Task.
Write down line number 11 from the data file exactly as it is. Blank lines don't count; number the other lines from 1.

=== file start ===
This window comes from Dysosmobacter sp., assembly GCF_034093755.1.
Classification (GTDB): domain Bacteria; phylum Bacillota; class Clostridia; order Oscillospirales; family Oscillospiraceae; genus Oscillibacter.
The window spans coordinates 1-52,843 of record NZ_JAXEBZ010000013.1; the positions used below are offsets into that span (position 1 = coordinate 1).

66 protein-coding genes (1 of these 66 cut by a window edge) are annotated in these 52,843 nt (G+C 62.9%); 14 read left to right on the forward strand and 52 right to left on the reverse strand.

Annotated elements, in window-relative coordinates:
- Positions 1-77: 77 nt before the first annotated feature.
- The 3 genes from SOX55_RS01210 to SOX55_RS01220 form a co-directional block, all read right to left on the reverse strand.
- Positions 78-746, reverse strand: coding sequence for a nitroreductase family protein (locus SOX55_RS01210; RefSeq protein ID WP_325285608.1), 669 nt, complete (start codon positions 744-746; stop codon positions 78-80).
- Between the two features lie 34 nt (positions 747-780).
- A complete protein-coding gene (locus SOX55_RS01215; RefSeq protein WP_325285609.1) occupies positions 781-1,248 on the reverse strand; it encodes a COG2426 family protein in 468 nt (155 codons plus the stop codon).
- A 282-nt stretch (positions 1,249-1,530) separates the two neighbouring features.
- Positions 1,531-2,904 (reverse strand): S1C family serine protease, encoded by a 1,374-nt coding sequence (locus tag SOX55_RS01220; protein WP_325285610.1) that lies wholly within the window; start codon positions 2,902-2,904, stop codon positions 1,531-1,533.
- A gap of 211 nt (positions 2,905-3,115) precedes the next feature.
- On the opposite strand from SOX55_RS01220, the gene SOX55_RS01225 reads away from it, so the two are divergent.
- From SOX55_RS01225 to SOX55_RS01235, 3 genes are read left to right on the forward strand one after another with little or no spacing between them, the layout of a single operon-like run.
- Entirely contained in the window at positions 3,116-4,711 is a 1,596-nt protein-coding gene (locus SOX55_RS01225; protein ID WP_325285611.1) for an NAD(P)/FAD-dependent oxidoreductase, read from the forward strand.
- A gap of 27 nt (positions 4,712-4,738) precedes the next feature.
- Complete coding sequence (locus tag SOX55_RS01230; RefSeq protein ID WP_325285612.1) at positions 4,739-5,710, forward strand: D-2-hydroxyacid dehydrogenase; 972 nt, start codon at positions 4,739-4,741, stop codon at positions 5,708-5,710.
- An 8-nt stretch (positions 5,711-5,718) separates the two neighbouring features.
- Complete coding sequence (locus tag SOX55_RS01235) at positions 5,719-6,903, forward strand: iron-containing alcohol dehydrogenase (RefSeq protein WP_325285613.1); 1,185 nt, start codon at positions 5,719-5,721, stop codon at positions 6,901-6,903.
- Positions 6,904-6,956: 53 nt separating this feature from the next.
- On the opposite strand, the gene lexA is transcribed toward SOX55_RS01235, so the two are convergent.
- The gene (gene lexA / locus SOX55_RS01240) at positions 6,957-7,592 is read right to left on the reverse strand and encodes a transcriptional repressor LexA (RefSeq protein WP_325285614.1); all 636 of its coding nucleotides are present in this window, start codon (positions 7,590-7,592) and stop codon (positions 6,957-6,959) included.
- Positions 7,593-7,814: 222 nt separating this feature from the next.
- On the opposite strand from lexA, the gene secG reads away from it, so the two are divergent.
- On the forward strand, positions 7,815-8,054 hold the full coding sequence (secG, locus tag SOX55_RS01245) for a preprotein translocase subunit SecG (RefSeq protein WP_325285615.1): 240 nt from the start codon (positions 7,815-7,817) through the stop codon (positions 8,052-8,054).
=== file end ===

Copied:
- A 282-nt stretch (positions 1,249-1,530) separates the two neighbouring features.